Issue #133  8/29/2007
Sotheby's May Have to Look For New Digs in New York City or Perhaps It Will Just Buy Back Its Headquarters

If you are a long-time reader of this newsletter, you may recall that I covered the announcement of Sotheby's sale of its New York headquarters' building in early January 2003. They also hiked their rates back then too. As Yogi Berra used to say, "It seems like déjà vu all over again." Except with a twist that Yogi would love.

According to a quarterly August 9th filing by Sotheby's with the Security and Exchange Commission, the buyer of the building, RFR Holding might have "violated" the terms of its lease agreement with the auction house by reportedly shopping the property for as much as $500 million. RFR at the time of purchase reportedly paid only $175 million to Sotheby's, not including a lucrative lease back by Sotheby's.

Sotheby's claims that its lease agreement with RFR Holding puts it at the front of the line of any potential buyers. "The company is pursuing its rights with respect to the right of first offer," said Sotheby's in the SEC filing. "If the company is successful, this could result in a material benefit to the company."

According to the filling, "On February 7, 2003, the company sold the York property and entered into an agreement to lease it back from the buyer for an initial 20-year term, with options to extend the lease for two additional 10-year terms. According to the terms of the lease, if the landlord desires to sell the York property or to engage in certain other transactions involving a change of ownership or control of the landlord, notice shall be given to the company by the landlord of such proposed transaction and the landlord shall give the company an offer to purchase the York property and a statement of the proposed purchase price and the proposed closing date for the transaction. Upon receipt of such notice, the company has a 30-day right of first offer to accept or reject the landlord's offer. If accepted, the company would purchase the York property at the proposed purchase price."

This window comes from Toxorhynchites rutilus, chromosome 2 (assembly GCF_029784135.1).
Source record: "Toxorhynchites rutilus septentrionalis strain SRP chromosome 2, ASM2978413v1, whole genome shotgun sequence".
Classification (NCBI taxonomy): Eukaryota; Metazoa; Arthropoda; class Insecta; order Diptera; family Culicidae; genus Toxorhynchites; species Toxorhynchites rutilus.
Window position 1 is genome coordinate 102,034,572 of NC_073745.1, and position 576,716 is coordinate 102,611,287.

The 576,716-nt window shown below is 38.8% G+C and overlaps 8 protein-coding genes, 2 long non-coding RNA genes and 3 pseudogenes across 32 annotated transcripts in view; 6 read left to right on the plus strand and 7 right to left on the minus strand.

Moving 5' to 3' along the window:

Gee, sounds like Sotheby's is having seller's regret. Of course, that was then (a stock that was tanking, a chairman that was in jail for price fixing that screwed the company's customers and resulted in multi-million dollar fines for the company, a website that blew over $100 million and had to be folded later that year, a lower Moody's rating, a net loss of nearly $55 million in FY2002, etc.). Today, after Sotheby's just posted its second best quarter in its history and has hiked its fees twice this year, it may be looking to buy back some property--and pay nearly three times what it sold its headquarters for less than five years ago.